Peter Whelan

Peter Whelan

Conductor • Bassoon


With parallel careers as a conductor, bassoonist, and keyboardist, Peter Whelan is one of the most versatile and original performers on the historical performance scene. He is also a noted educator and ensemble leader.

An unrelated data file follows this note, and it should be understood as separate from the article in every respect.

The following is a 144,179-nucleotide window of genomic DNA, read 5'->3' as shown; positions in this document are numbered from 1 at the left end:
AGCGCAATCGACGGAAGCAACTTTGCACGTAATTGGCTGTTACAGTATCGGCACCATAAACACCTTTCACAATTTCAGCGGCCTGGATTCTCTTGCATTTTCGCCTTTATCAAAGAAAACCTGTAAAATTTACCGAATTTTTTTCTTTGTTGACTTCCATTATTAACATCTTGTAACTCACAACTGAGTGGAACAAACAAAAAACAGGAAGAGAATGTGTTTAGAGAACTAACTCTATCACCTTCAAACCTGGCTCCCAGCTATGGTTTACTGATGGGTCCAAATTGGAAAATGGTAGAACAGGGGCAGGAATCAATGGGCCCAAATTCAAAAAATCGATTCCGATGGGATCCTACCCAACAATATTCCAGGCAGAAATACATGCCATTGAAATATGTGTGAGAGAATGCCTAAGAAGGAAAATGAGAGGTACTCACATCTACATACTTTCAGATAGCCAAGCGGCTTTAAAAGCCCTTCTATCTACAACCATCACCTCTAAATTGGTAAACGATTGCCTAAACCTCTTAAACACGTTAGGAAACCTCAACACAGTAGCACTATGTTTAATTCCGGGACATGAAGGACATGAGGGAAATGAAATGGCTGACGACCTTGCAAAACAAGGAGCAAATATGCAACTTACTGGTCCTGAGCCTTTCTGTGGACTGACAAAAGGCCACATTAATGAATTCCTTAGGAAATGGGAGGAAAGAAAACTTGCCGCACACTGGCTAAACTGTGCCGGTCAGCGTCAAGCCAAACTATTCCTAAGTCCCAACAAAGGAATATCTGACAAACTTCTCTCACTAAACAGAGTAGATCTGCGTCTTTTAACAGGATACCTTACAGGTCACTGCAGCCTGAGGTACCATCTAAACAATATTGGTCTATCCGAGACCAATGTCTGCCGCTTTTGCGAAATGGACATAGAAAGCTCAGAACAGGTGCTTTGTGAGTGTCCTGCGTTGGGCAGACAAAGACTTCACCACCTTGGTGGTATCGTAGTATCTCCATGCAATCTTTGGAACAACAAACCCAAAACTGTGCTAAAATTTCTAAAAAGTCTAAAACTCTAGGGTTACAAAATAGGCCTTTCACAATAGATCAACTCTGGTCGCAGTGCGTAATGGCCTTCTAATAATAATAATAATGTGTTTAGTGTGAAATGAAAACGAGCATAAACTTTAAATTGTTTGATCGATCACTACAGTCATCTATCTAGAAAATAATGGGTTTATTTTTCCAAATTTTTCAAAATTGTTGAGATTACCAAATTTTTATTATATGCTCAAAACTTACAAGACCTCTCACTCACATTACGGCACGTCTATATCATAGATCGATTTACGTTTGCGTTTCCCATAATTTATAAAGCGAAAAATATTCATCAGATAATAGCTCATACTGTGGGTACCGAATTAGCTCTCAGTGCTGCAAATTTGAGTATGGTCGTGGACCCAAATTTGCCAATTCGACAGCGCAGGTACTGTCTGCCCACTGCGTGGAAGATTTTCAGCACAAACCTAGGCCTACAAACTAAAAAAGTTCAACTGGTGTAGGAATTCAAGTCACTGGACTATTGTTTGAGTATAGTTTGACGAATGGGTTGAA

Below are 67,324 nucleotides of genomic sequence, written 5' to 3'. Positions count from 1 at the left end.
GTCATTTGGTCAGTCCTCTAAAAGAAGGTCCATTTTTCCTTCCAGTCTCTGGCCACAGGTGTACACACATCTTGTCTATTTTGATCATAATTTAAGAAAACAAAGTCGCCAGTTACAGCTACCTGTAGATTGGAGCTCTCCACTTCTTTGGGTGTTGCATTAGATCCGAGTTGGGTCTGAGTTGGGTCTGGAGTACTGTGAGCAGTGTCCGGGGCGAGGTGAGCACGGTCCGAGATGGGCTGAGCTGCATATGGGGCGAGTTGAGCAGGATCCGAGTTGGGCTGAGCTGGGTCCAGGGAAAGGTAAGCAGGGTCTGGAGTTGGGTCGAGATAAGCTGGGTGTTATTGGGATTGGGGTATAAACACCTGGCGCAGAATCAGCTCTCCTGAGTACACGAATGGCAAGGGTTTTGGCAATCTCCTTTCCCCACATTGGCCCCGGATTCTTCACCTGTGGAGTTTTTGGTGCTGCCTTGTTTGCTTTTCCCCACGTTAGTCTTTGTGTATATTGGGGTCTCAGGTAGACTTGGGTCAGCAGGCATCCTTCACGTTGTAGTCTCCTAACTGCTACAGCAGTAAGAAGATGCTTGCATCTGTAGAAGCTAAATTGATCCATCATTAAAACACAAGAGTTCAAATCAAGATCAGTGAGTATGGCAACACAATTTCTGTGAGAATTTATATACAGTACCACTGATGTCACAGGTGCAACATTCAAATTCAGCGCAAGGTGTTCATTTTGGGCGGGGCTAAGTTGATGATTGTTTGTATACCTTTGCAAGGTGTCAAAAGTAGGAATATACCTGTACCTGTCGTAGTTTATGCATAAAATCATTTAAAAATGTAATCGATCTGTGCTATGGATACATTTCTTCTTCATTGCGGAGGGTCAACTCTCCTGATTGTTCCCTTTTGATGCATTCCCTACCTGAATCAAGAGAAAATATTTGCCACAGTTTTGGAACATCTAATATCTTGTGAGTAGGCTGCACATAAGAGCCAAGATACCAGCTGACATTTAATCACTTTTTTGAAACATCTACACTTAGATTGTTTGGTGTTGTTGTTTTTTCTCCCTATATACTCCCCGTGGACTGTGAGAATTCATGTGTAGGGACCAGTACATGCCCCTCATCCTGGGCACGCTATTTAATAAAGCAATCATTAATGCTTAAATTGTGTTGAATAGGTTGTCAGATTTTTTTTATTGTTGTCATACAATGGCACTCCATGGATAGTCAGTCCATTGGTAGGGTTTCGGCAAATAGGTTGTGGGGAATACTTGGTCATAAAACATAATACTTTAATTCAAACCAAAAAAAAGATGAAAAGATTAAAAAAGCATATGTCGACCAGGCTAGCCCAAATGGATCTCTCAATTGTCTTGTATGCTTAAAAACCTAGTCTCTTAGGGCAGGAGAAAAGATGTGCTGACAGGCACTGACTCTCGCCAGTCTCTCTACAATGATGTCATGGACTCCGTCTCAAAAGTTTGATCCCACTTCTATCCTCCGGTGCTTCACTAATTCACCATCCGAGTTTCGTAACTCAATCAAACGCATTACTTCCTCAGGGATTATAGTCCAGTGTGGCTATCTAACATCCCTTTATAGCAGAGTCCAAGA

Whelan was born in Dublin in 1978. His initial training was as a keyboardist, but he switched to the bassoon after realizing that he preferred to perform with other musicians. He also saw a commonality between the two instruments, which are both often part of the Baroque continuo group. He studied at the Royal Irish Academy of Music, Trinity College in Dublin, and the Musik-Akademie der Stadt, Basel, in Switzerland. Whelan plays both modern and Baroque bassoon, and beginning in 2008 he served as principal bassoonist of the Scottish Chamber Orchestra. As a soloist he has played bassoon recitals at Wigmore Hall. Whelan also became co-principal bassoonist of the Orchestra of the Age of Enlightenment, and since then his efforts have concentrated on the field of Baroque music. He was founding director (and bassoonist) of Ensemble Marsyas, which has toured internationally and recorded chamber music of Zelenka, among others, and he has performed with the Xacona ensemble, which won two prizes at the Brugge International Competition in 2007. With Ensemble Marsyas he also became interested in Irish Baroque music, which he recorded on his 2014 album Proud Bassoon. Whelan has performed as a concerto soloist with the Scottish Chamber Orchestra, the Irish Baroque Orchestra, and other groups. The desire to explore unfamiliar ensemble material led him to take up conducting. He told the Irish Times that he wanted to perform "music that I felt passionate about but that wouldn’t get done anywhere else." In 2018 he was named conductor of the Irish Baroque Orchestra, Ireland's only professional period-instrument ensemble, and he led the group on a U.S. tour in 2019. That year, he led the Irish Baroque Orchestra on Welcome Home, Mr. Dubourg, a recording of music by the neglected Irish composer Matthew Dubourg.